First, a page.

• carbon cycle
  • urbanization
  • climate change

Published Papers (6 papers)

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Research

Article
Characteristics of a Benchmark Loess–Paleosol Profile in Northeast China
Agronomy 2022, 12(6), 1376; https://doi.org/10.3390/agronomy12061376 - 07 Jun 2022
Viewed by 351
Abstract
The Chaoyang profile represents a rare multi-period, continuous and complete sequence of aeolian paleo-deposits with a stable sedimentary origin and multi-stage paleoclimatic cycles. Benchmark profiles including soil types at different pedogenic stages can be used for the recognition and classification of paleosols and [...] Read more.
The Chaoyang profile represents a rare multi-period, continuous and complete sequence of aeolian paleo-deposits with a stable sedimentary origin and multi-stage paleoclimatic cycles. Benchmark profiles including soil types at different pedogenic stages can be used for the recognition and classification of paleosols and paleoclimate reconstruction. The loess–paleosol sequence benchmark profile (LBP) is also helpful in comparing the results of paleoenvironment reconstruction from different ecological regions. In this study, a loess–paleosol profile derived from thick loess in Chaoyang city of Liaoning province, Northeast China, was investigated as a well-preserved LBP that included various paleosol types. To determine the nature and origin of the Chaoyang profile, the geographic, stratigraphic and morphological characteristics were described in the field. Bulk samples from 42 horizons were collected for chemical and physical analysis, and sub-sampling of 946 samples at 2 cm intervals from the surface to the bottom were taken to measure grain size distributions and magnetic susceptibility. Results showed that the 19.85 m thick loess–paleosol profile had been continuously deposited since 423 ka BP. The upper part (0–195 cm), or UPP, was predominantly of aeolian loess deposition origin but was mixed with water-reworked materials from a nearby secondary loess source. The middle part (195–228 cm), or MIP, was also indirectly affected by the water-reworking process through the leaching of materials from the overlying UPP. The lower part (228–1985 cm), or LOP, was characterized by four reddish stratigraphic layers interbedded with five yellowish ones, indicating several types of paleosols developed under different ecological environments. The multi-stage paleoclimatic cycles as evidenced by morphological and physical characteristics as well as age dating and magnetic susceptibility correlated well with the Lingtai section and LR04 benthic δ18O. Because of these attributes, the Chaoyang profile can be deemed as a benchmark loess–paleosol profile for the recognition and classification of paleosols and paleoclimate reconstruction in Northeast China. The differences in morphological and physical properties between paleosols and loess suggest different soil fertility and agronomic properties and need further studies to assess their functionality with climate fluctuation. Full article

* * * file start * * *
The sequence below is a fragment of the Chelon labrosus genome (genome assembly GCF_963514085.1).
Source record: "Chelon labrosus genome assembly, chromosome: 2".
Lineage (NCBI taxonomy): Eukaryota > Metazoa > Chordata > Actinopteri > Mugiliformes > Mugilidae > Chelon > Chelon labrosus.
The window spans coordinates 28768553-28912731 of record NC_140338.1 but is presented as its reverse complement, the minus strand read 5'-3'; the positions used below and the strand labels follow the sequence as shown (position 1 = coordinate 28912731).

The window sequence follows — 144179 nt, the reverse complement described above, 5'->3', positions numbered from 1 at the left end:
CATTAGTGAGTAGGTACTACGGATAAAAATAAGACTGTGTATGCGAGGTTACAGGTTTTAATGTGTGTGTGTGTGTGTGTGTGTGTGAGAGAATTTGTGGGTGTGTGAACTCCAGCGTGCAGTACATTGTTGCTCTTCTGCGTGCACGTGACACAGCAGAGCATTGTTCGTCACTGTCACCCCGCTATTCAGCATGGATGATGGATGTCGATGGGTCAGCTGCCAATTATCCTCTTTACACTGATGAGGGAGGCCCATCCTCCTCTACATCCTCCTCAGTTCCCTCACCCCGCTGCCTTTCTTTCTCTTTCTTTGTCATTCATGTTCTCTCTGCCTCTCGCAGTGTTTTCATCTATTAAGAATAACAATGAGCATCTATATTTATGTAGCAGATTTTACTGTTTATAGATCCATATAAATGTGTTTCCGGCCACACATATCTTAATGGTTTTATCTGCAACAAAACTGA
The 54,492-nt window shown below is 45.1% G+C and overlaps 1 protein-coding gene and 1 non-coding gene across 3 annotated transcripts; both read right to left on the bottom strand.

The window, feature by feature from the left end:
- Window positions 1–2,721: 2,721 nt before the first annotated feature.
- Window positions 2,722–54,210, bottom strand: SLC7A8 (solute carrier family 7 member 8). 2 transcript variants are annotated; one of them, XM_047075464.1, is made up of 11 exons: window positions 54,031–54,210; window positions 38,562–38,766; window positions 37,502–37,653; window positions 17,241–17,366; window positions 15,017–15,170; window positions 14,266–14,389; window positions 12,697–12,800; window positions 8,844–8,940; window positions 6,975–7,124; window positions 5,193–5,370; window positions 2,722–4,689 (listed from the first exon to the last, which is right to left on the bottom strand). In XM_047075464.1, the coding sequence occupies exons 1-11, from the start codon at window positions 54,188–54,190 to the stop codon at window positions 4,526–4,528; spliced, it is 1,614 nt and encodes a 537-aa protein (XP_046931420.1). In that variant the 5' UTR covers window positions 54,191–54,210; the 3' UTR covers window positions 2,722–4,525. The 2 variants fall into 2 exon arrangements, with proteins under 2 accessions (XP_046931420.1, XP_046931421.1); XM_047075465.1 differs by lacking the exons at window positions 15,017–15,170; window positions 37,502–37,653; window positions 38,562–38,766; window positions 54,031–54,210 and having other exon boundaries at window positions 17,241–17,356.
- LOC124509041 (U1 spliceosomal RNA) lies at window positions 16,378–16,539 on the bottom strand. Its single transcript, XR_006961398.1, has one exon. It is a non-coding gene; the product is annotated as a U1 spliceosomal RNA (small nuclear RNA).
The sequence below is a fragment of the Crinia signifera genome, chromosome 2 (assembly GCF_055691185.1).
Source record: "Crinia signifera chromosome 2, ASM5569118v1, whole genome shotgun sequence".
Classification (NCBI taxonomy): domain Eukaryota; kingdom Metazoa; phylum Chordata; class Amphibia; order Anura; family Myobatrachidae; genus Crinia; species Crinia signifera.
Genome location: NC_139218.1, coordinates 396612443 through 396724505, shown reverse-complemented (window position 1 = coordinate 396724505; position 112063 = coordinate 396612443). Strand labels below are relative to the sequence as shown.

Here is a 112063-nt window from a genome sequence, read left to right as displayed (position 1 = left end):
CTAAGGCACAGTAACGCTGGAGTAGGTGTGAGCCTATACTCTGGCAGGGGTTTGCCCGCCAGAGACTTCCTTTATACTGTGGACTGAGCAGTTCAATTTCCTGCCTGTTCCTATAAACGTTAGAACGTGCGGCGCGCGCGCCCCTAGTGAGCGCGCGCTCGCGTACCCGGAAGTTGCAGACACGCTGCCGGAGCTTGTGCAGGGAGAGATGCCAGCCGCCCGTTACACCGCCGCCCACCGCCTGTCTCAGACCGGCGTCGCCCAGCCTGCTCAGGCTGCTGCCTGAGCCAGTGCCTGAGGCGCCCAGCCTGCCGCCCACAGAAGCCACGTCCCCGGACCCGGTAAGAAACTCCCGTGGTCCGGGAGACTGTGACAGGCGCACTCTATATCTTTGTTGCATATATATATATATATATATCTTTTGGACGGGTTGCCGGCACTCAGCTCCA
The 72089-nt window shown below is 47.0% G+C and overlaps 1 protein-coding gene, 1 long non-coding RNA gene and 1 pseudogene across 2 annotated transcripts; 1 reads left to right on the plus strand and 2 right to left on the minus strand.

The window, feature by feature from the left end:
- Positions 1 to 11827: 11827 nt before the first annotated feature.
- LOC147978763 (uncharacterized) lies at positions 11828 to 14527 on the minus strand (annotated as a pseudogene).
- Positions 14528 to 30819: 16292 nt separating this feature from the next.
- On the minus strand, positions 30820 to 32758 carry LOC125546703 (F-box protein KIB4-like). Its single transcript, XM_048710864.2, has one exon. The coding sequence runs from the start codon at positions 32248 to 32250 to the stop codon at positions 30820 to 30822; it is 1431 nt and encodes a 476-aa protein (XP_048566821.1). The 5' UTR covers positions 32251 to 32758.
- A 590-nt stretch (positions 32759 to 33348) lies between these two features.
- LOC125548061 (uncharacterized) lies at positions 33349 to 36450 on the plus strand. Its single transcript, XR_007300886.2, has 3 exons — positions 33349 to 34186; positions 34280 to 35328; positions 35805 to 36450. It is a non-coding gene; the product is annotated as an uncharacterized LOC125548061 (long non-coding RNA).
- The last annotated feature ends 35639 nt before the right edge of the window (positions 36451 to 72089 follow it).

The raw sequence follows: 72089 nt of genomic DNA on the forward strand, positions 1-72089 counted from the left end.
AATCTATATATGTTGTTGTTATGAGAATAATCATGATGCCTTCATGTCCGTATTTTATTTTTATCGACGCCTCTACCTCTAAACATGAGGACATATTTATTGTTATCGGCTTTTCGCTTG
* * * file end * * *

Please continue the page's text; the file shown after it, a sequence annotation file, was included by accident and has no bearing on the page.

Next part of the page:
(This article belongs to the Special Issue Soil Sustainability in the Anthropocene)
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Article
Spatial Variation and Influencing Factors of Trace Elements in Farmland in a Lateritic Red Soil Region of China
Agronomy 2022, 12(2), 478; https://doi.org/10.3390/agronomy12020478 - 14 Feb 2022
Viewed by 561
Abstract
Trace elements in farmland soil are important indicators of soil quality and farmland health, and also maintain the nutrient balance and promote the healthy growth of plants. In this study, taking Conghua District of Guangzhou city as the study area, the effects of [...] Read more.
Trace elements in farmland soil are important indicators of soil quality and farmland health, and also maintain the nutrient balance and promote the healthy growth of plants. In this study, taking Conghua District of Guangzhou city as the study area, the effects of topography, soil, land use, and other factors on trace elements in soil were investigated, and the spatial variability of boron (B), manganese (Mn), molybdenum (Mo), copper (Cu), and zinc (Zn) in farmland soil in a typical red soil region were mapped using a geographically weighted regression (GWR) method. The pH and land economic index (LEI) were important factors affecting the changes in trace element concentrations in the five soils, and the Cu and Zn concentrations were clearly affected by human factors. In the study area, 86.99% of B measurements were classified as low and very low levels, 50.61% and 49.20% of Mo measurements were also low and very low, 71.79% of Mn measurements were classified as moderate, while 91.02% of Cu and 52.95% of Zn measurements were classified as high. After a cross validation, the GWR Kriging (GWRK) model results of each element were relatively stable, and the order of the fitting coefficient (R2) was Cu > Zn > B> Mn > Mo. This study clarifies the spatial distribution and influencing factors of soil microelements in the studied region. This information can be used to improve the nutrient imbalance, further guide agricultural production, strengthen the management of farmland, and improve the healthy productivity of cultivated land. Full article